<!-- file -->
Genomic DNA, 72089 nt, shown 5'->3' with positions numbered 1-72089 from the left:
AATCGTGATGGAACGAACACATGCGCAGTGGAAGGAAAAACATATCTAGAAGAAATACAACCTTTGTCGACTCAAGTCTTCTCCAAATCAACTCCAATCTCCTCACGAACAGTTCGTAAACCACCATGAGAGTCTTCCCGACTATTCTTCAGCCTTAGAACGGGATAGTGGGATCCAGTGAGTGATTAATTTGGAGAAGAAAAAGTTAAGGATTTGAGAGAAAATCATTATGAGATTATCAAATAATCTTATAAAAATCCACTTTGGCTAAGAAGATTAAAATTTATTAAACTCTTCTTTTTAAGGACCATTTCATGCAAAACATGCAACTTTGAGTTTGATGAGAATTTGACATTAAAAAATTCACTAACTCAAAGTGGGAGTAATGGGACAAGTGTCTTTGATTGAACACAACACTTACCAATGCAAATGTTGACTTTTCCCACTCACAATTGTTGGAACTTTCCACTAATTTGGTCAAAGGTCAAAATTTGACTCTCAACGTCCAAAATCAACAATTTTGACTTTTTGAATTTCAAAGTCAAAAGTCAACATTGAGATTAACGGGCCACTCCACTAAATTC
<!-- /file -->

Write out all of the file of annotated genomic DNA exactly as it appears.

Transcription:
Genomic DNA, 72089 nt, shown 5'->3' with positions numbered 1-72089 from the left:
AATCGTGATGGAACGAACACATGCGCAGTGGAAGGAAAAACATATCTAGAAGAAATACAACCTTTGTCGACTCAAGTCTTCTCCAAATCAACTCCAATCTCCTCACGAACAGTTCGTAAACCACCATGAGAGTCTTCCCGACTATTCTTCAGCCTTAGAACGGGATAGTGGGATCCAGTGAGTGATTAATTTGGAGAAGAAAAAGTTAAGGATTTGAGAGAAAATCATTATGAGATTATCAAATAATCTTATAAAAATCCACTTTGGCTAAGAAGATTAAAATTTATTAAACTCTTCTTTTTAAGGACCATTTCATGCAAAACATGCAACTTTGAGTTTGATGAGAATTTGACATTAAAAAATTCACTAACTCAAAGTGGGAGTAATGGGACAAGTGTCTTTGATTGAACACAACACTTACCAATGCAAATGTTGACTTTTCCCACTCACAATTGTTGGAACTTTCCACTAATTTGGTCAAAGGTCAAAATTTGACTCTCAACGTCCAAAATCAACAATTTTGACTTTTTGAATTTCAAAGTCAAAAGTCAACATTGAGATTAACGGGCCACTCCACTAAATTC